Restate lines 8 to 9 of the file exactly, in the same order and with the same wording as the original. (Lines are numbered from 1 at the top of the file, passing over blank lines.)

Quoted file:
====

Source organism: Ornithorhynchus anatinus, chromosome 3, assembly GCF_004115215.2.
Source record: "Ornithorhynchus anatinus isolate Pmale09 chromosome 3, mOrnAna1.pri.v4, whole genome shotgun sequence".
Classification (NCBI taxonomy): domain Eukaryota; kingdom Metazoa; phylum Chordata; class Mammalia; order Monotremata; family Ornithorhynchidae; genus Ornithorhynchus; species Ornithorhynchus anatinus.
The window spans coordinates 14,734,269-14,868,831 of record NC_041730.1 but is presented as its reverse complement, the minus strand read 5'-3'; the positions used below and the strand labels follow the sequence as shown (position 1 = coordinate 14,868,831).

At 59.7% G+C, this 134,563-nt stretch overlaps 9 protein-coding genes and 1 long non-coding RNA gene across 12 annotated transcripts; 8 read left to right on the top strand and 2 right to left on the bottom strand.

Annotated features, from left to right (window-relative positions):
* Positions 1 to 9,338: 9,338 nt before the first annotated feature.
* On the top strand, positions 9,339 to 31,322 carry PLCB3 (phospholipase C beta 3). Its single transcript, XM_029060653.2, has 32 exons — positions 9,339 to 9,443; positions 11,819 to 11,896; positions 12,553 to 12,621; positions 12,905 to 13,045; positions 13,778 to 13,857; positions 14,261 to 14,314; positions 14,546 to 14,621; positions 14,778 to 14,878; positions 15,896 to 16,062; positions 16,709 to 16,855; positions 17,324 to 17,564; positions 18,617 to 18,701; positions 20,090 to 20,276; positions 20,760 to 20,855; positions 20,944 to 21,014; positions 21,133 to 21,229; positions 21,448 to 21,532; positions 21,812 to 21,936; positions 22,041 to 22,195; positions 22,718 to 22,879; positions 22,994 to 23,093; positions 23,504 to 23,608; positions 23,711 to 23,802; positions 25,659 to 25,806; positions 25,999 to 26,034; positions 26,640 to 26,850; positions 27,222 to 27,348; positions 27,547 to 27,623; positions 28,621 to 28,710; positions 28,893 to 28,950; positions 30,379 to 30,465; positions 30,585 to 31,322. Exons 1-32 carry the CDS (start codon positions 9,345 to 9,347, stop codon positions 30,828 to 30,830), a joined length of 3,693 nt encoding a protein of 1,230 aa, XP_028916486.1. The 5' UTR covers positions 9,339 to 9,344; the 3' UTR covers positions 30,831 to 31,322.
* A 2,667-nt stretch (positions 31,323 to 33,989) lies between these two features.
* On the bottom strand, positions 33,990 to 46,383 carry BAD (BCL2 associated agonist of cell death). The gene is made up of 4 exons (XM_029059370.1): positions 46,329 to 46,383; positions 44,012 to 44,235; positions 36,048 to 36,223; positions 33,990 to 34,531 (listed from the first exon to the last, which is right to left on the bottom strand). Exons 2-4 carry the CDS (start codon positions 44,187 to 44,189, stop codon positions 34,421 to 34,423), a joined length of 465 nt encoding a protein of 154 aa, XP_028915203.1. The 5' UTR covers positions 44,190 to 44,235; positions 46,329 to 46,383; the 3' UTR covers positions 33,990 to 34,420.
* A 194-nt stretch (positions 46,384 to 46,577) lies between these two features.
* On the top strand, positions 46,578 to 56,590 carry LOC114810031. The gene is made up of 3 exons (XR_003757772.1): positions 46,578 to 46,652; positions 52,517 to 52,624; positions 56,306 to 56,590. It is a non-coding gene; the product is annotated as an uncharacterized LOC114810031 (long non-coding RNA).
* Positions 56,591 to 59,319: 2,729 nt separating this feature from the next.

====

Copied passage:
* On the top strand, positions 9,339 to 31,322 carry PLCB3 (phospholipase C beta 3). Its single transcript, XM_029060653.2, has 32 exons — positions 9,339 to 9,443; positions 11,819 to 11,896; positions 12,553 to 12,621; positions 12,905 to 13,045; positions 13,778 to 13,857; positions 14,261 to 14,314; positions 14,546 to 14,621; positions 14,778 to 14,878; positions 15,896 to 16,062; positions 16,709 to 16,855; positions 17,324 to 17,564; positions 18,617 to 18,701; positions 20,090 to 20,276; positions 20,760 to 20,855; positions 20,944 to 21,014; positions 21,133 to 21,229; positions 21,448 to 21,532; positions 21,812 to 21,936; positions 22,041 to 22,195; positions 22,718 to 22,879; positions 22,994 to 23,093; positions 23,504 to 23,608; positions 23,711 to 23,802; positions 25,659 to 25,806; positions 25,999 to 26,034; positions 26,640 to 26,850; positions 27,222 to 27,348; positions 27,547 to 27,623; positions 28,621 to 28,710; positions 28,893 to 28,950; positions 30,379 to 30,465; positions 30,585 to 31,322. Exons 1-32 carry the CDS (start codon positions 9,345 to 9,347, stop codon positions 30,828 to 30,830), a joined length of 3,693 nt encoding a protein of 1,230 aa, XP_028916486.1. The 5' UTR covers positions 9,339 to 9,344; the 3' UTR covers positions 30,831 to 31,322.
* A 2,667-nt stretch (positions 31,323 to 33,989) lies between these two features.